In response to the growing concern surrounding fraud across Newcastle, the Newcastle SAPS (South African Police Service) has taken proactive measures to address the issue.
Fraud booms in Newcastle, SAPS establish special unit in response
Newcastle Detectives recently established a specialised fraud unit dedicated to investigating the escalating number of cases plaguing the local community.
Leading the newly formed unit, Captain Shabir Ismail highlighted the urgency of the situation, stating that there are currently 263 fraud cases reported between January and June 2023. Each case serves as a reminder of the critical importance of community vigilance and the need for a robust police presence.
Reflecting on the magnitude of the problem, Captain Ismail shed light on the most prevalent types of fraud occurring in Newcastle. He revealed that approximately 60% of the cases involve ATMs, making them the primary target for fraudulent activities.
The hotspots for this form of fraud have been identified as Terminus Street, Scott Street, and local malls.
“While there are security guards in these areas, this crime is happening in broad daylight,” stressed Captain Ismail.
He emphasised that individuals often fall victim to this crime by seeking assistance from strangers or falling prey to tampered ATMs. Captain Ismail urged the community, saying, “It is important not to accept any help from strangers, withdraw cash from isolated ATMs, and always ensure there is nothing suspicious about the machine you are using.”
In addition to ATM fraud, online fraud has also been rampant in Newcastle, resulting in several residents losing substantial sums of money.
Captain Ismail explained that Facebook and Instagram are the most popular platforms used by fraudsters for this type of crime. He revealed that cars, solar panels, inverters, and pets are commonly used as bait to lure unsuspecting residents.
Furthermore, Captain Ismail shared a recent incident where a victim lost over R90,000 after attempting to purchase a vehicle advertised on Facebook.
The victim contacted a man claiming to be from a dealership in Bloemfontein, discussed pricing, and made a deposit and a second payment. However, the supposed vehicle dealer disappeared, and upon investigation, it was discovered that the dealership did not exist.
Another person fell victim to a similar scam while trying to order solar panels from an online business advertised on Facebook.
Despite verifying the company’s website and making the necessary payment, the victim discovered that the person they spoke to did not work for a legitimate company. The fraudster had meticulously created a fake social media page, complete with the business’s letterhead and corporate logo. Astonishingly, one victim received a package containing bricks instead of the promised solar panels.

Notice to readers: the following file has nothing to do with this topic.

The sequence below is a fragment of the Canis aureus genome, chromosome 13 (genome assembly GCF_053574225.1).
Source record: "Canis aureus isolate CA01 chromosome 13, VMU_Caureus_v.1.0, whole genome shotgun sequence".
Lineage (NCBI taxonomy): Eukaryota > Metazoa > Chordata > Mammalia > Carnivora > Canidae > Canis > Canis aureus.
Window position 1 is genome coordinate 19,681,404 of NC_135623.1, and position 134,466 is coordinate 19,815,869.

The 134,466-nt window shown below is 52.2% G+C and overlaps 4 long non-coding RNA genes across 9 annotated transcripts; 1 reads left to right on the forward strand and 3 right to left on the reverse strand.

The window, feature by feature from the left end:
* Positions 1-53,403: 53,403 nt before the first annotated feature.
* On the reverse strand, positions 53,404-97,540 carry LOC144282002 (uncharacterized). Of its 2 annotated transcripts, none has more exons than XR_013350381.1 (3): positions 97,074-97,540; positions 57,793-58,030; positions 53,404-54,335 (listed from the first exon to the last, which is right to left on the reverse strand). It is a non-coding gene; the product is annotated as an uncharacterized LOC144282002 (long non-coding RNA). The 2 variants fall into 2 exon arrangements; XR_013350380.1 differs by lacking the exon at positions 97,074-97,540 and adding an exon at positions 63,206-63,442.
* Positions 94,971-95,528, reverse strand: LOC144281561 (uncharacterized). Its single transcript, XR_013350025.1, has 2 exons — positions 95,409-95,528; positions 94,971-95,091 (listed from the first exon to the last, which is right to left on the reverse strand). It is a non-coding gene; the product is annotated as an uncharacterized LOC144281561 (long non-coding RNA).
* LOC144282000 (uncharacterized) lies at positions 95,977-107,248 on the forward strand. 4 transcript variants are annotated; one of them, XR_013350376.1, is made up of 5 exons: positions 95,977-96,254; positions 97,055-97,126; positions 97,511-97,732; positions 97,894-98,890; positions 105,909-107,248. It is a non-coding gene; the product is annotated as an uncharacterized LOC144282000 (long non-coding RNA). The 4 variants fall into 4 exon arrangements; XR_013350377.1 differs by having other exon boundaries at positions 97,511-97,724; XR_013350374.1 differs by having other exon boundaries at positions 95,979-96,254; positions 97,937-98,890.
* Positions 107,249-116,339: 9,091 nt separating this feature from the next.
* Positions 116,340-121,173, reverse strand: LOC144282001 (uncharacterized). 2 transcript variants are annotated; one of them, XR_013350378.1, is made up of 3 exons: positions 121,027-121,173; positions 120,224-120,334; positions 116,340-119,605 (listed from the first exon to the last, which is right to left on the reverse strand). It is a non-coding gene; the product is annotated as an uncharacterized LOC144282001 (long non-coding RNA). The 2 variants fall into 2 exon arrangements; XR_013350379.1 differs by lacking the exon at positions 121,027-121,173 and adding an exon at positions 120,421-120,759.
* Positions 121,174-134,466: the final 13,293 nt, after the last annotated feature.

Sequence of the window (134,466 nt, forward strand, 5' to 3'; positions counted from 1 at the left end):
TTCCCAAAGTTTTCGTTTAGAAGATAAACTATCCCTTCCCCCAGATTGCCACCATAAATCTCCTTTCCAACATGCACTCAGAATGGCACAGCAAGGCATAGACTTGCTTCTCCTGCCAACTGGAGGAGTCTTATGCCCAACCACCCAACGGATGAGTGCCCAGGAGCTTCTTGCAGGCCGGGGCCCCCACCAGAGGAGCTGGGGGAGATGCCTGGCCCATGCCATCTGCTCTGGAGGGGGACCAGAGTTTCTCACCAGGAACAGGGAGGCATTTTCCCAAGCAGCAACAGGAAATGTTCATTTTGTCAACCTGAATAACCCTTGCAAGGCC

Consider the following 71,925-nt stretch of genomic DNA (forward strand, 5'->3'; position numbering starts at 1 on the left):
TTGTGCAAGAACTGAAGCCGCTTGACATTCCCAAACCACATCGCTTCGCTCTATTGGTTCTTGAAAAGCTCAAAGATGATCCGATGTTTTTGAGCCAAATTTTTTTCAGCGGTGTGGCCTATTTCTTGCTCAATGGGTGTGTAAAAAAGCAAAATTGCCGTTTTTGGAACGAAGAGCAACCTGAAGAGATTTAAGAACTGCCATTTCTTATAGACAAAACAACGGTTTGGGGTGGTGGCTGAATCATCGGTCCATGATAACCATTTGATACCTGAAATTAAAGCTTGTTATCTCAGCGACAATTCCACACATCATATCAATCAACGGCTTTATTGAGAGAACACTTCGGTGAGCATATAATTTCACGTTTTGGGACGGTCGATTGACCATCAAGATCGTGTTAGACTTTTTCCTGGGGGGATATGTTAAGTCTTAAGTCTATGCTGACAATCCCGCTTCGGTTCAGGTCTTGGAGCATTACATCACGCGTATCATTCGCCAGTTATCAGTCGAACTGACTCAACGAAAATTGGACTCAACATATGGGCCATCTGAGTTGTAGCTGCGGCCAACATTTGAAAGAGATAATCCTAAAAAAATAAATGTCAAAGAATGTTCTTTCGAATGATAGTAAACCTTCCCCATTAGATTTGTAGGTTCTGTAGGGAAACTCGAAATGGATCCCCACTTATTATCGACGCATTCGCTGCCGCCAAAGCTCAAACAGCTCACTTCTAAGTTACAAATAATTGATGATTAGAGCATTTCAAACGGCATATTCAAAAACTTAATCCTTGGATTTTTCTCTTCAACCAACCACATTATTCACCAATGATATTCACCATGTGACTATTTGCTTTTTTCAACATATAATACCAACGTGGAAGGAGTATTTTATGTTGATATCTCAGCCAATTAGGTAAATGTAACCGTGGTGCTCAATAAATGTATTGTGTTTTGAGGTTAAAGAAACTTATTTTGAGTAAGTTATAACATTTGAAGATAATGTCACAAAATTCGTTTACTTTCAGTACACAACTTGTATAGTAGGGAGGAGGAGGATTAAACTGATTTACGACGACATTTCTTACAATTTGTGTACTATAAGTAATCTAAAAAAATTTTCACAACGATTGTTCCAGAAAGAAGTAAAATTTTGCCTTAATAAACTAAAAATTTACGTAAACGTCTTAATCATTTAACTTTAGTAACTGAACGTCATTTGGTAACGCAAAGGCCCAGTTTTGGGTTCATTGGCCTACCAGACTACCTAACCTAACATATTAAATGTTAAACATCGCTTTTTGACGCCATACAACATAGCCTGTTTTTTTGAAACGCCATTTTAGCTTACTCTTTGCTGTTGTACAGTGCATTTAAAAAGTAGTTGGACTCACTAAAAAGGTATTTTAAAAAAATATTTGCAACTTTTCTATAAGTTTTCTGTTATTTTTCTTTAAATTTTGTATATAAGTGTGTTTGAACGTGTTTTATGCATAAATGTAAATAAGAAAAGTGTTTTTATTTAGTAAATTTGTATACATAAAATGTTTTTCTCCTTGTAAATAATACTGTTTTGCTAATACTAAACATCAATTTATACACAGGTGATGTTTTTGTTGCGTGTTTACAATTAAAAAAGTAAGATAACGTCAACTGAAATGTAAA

Captain Ismail stressed that fraudsters go to great lengths to make their scams appear authentic, including setting up fake websites, taking photographs of legitimate businesses, and even sending out invoices with official company letterheads.
With the number of fraud cases growing daily, Captain Ismail highlighted the role of unemployment in driving such crimes.
Fraudsters often exploit the economic climate to their advantage, enticing vulnerable individuals with monetary incentives to participate in their schemes. Captain Ismail explained that fraudsters convince poor people to open bank accounts on their behalf in exchange for money.
However, when a fraud case is discovered, the person who opened the account becomes the focus of police scrutiny.
To address the escalating issue, Captain Ismail urged Newcastillians impacted by fraud to step forward and report the matter. A dedicated fraud investigation unit, spearheaded by Captain Ismail and comprising six officers, has been established to crack down on this white collar crime.
Victims can contact Captain Shabir Ismail on 079 500 0482, Jean Pierre on 079 500 0522, or Warrant Officer de Meyer on 082 558 1298.
Moreover, Captain Ismail emphasised that fraudsters come from various backgrounds and make great efforts to appear as respectable businesspeople. He urged residents to exercise vigilance when making online purchases or using cash point services, advising them to verify the legitimacy of the business, confirm account details with the bank, and ensure their payment cards never leave their sight.
In addition, Captain Ismail highlighted another scam circulating in Newcastle and across the country, where individuals posing as police officials prey on people’s emotions and instil fear to extort money.
These scammers claim to be calling from the police office, provide personal information about their victims which they have somehow acquired, and falsely accuse them of crimes such as rape. To resolve the fabricated case, the scammers demand a sum of money, promising to avoid arrest and legal consequences.
While fraud cases often take several months to resolve due to the rigorous process of gathering evidence, Captain Ismail urged victims to remain patient and report the incidents. Reporting these cases is crucial to protect others and ensure that the perpetrators are brought to justice.
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